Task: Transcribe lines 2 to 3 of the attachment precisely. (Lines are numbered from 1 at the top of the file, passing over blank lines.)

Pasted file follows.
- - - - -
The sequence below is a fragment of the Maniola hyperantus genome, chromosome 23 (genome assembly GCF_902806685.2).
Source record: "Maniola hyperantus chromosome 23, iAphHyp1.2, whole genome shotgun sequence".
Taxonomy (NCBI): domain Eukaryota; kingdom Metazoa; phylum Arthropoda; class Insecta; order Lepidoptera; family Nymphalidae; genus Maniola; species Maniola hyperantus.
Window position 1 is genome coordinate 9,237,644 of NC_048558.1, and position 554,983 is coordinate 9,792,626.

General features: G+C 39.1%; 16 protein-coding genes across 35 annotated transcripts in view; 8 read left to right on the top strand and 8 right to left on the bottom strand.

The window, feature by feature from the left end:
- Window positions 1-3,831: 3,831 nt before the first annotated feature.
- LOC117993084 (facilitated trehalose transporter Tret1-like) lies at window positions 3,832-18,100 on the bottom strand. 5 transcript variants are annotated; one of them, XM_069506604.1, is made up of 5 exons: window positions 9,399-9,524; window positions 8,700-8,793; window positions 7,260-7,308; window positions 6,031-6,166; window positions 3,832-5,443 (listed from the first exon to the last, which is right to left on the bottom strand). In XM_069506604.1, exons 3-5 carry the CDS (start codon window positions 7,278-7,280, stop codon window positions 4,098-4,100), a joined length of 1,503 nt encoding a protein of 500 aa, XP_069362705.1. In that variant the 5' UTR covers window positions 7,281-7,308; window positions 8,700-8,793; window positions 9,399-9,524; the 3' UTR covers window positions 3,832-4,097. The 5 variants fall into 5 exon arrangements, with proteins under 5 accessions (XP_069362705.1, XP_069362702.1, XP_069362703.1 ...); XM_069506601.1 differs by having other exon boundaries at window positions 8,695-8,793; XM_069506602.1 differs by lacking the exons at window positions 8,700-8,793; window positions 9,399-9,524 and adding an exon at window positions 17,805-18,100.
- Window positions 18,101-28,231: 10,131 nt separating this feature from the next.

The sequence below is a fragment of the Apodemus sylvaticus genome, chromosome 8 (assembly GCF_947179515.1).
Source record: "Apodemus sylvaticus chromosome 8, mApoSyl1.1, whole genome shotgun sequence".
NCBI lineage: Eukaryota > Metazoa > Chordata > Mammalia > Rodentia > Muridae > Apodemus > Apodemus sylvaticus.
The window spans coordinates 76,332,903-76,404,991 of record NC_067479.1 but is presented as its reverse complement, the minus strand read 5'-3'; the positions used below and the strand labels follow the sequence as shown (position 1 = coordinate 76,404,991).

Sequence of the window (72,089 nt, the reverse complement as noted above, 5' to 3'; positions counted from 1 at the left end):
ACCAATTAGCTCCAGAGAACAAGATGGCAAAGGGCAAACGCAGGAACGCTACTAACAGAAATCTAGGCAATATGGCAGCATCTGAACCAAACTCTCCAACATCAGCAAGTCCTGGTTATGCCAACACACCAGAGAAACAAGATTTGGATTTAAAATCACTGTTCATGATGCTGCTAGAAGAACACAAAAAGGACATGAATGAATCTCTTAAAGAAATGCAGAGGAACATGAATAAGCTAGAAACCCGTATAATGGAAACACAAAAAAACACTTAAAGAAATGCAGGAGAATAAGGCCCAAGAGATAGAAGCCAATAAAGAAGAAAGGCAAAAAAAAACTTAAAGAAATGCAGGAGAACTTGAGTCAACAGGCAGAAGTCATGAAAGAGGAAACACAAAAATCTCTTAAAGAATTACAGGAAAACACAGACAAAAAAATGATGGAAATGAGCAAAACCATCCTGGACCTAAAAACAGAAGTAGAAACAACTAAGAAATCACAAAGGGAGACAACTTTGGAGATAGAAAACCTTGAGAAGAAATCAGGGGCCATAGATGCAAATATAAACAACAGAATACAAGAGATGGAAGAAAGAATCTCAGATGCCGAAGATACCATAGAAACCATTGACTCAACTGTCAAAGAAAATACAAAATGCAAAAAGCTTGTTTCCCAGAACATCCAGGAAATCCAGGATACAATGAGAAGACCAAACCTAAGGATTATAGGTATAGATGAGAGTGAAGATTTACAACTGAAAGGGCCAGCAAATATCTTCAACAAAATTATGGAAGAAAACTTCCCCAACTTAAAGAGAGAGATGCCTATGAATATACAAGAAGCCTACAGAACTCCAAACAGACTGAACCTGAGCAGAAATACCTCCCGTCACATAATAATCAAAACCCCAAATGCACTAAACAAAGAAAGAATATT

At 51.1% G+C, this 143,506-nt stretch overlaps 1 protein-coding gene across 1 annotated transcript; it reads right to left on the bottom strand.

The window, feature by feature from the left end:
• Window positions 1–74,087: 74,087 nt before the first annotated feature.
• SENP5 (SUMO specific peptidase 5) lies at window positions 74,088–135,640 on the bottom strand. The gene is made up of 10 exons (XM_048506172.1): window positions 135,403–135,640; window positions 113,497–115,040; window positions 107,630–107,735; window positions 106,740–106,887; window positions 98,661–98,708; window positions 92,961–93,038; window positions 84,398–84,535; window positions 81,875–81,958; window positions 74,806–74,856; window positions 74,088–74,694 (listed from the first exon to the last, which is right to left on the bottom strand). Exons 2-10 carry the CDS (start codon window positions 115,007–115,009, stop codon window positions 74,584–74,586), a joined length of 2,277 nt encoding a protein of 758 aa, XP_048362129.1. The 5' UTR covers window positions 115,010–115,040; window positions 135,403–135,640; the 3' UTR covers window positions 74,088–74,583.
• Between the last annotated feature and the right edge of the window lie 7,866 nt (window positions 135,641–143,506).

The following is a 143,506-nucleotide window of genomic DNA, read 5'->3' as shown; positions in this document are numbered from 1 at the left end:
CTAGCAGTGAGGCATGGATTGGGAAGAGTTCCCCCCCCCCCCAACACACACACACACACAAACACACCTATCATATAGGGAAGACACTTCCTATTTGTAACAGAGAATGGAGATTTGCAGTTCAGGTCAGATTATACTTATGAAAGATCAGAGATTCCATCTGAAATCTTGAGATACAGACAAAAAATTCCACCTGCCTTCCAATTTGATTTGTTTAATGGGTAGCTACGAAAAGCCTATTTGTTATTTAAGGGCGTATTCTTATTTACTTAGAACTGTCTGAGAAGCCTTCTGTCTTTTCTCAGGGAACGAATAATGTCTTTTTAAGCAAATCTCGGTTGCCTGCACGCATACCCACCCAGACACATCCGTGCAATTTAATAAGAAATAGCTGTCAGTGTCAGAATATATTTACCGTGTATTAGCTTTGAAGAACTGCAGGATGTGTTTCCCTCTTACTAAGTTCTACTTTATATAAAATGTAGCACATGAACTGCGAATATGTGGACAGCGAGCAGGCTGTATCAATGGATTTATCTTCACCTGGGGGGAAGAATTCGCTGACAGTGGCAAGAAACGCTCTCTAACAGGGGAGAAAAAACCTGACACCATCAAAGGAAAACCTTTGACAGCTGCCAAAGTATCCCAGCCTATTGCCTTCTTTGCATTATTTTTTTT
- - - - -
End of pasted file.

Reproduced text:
Source record: "Maniola hyperantus chromosome 23, iAphHyp1.2, whole genome shotgun sequence".
Taxonomy (NCBI): domain Eukaryota; kingdom Metazoa; phylum Arthropoda; class Insecta; order Lepidoptera; family Nymphalidae; genus Maniola; species Maniola hyperantus.